Dublin to Nepal, On Tour, Pakistan

Day 121: Kassowal to Sahiwal

This was one of those days I didn’t take many photos, sorry! 

Not much to say about today’s cycling. It was much the same as yesterday with us riding mostly through countryside that was full of farmland along the main road to Lahore. Later today we were going to turn off the main road onto a quiter side road we had spotted on the map, but that was 60 km away yet.
We still garnered the same attention from passers by in the road as before. The novelty was starting to wear a bit thin, and there’s only so many ways you can answer the same questions over and over. I have to say that a surprising amount of people knew about Ireland, compared especially to Iran before. Most people knew us from that time we beat Pakistan in cricket, which I vaguely remember but which most people here seem to have an encyclopaedic knowledge of.
We got to Sahiwal, the town we would be turning off the main road at and continuing along to Lahore on a smaller, hopefully quieter road. We missed the turn off initially but that brought us to something amazing: the first McDonalds we had seen in two months! We all ran in to get McFlurrys. Here, it seemed like McDs was an upscale restaurant for the locals to visit, judging by the fancy cars and well dressed patrons.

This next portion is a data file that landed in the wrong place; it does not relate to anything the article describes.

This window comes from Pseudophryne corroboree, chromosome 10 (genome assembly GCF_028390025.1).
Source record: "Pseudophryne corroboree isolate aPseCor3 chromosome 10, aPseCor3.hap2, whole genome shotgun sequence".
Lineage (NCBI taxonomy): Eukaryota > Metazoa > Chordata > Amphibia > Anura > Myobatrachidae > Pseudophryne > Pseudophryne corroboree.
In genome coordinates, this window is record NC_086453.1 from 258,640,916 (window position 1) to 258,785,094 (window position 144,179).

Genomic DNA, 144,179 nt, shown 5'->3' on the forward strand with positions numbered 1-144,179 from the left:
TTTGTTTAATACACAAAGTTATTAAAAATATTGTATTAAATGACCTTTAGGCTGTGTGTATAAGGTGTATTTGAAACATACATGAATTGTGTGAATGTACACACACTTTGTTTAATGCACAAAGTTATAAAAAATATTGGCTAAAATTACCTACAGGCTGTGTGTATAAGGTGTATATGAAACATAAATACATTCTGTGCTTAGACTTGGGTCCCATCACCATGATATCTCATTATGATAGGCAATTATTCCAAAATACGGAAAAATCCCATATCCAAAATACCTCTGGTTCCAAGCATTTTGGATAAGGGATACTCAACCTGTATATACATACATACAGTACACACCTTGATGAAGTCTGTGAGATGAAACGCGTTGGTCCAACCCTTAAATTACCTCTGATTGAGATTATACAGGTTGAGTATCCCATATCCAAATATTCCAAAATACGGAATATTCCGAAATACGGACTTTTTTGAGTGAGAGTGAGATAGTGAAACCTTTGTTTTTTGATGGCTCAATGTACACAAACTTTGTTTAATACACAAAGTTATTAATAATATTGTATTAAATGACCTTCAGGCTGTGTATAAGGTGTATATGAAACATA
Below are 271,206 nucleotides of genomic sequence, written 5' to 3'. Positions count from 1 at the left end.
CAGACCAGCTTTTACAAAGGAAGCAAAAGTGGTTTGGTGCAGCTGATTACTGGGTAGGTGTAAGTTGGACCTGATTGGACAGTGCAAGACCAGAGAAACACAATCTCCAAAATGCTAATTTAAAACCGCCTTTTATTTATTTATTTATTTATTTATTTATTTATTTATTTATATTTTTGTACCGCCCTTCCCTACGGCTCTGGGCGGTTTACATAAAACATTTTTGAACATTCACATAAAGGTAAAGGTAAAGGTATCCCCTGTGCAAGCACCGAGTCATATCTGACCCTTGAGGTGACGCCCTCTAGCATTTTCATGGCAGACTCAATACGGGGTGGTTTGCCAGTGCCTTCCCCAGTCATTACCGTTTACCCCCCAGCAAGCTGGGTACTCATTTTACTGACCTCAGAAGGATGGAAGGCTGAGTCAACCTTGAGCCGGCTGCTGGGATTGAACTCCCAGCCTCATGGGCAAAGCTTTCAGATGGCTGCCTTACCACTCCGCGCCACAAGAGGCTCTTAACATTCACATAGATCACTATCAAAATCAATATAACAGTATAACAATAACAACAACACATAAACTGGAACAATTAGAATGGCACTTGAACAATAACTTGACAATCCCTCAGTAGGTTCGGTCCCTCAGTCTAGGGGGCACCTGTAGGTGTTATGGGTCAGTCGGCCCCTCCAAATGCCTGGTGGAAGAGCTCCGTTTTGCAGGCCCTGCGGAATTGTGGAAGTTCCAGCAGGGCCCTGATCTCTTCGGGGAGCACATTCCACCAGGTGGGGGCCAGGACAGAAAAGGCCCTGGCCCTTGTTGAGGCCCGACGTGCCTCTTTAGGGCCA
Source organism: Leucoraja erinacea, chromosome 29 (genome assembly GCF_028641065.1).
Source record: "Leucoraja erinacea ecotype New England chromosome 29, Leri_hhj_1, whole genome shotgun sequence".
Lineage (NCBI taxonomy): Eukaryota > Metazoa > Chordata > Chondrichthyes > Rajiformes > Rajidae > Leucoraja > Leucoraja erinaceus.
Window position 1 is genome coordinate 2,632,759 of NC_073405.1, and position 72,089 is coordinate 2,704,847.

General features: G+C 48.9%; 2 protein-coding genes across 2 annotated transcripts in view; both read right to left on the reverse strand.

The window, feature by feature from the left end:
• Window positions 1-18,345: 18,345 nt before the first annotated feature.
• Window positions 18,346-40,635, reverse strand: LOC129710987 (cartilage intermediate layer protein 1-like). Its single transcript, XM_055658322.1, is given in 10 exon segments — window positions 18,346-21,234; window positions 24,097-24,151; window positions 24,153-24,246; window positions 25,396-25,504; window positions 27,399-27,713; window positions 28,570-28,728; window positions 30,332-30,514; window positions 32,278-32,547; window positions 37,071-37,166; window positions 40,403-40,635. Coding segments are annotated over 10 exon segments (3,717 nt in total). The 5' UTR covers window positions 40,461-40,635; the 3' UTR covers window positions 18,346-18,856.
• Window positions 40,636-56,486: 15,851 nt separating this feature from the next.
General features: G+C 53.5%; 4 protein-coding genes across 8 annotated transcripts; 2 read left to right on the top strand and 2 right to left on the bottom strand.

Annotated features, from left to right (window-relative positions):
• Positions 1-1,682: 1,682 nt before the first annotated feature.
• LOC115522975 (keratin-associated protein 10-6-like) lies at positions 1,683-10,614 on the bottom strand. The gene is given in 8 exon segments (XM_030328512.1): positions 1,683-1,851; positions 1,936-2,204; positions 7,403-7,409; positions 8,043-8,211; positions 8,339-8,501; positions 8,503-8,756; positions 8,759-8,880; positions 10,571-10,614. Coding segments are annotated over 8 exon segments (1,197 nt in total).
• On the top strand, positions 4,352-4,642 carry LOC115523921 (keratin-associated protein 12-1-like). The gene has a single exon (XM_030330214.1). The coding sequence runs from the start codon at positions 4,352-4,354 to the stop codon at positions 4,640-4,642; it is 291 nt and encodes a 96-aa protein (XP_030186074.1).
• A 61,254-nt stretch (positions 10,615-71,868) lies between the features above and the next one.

We doubled back and soon found the right road out of Sahiwal. Sahiwal, like all settlements be it a village or a town or a city in this case was exploding with people everywhere, driving on the road on motorcycles or donkey carts or in one case camel carts. I know the population of Pakistan is big but I’ve never seen so many people so consistently at every settlement we pass through.
We rode for a while out of Sahiwal and as it got dark once again pulled off the road to find somewhere to camp. We ended up behind a haystack off the road where we thought no one could see us. 

  
As it turned out we could be seen, by the guy whose haystack it was no less. He was happy to let us camp there and even gave us some potatoes to cook that he stored in the hay. He left for a bit and we had our tents and everything set up when he returned with some friends who spoke English. They explained that he was offering us to sleep in his house. If we had known early we probably would have accepted, but now it was dark and we were all set up so we politely refused. We offered to visit him in the morning.

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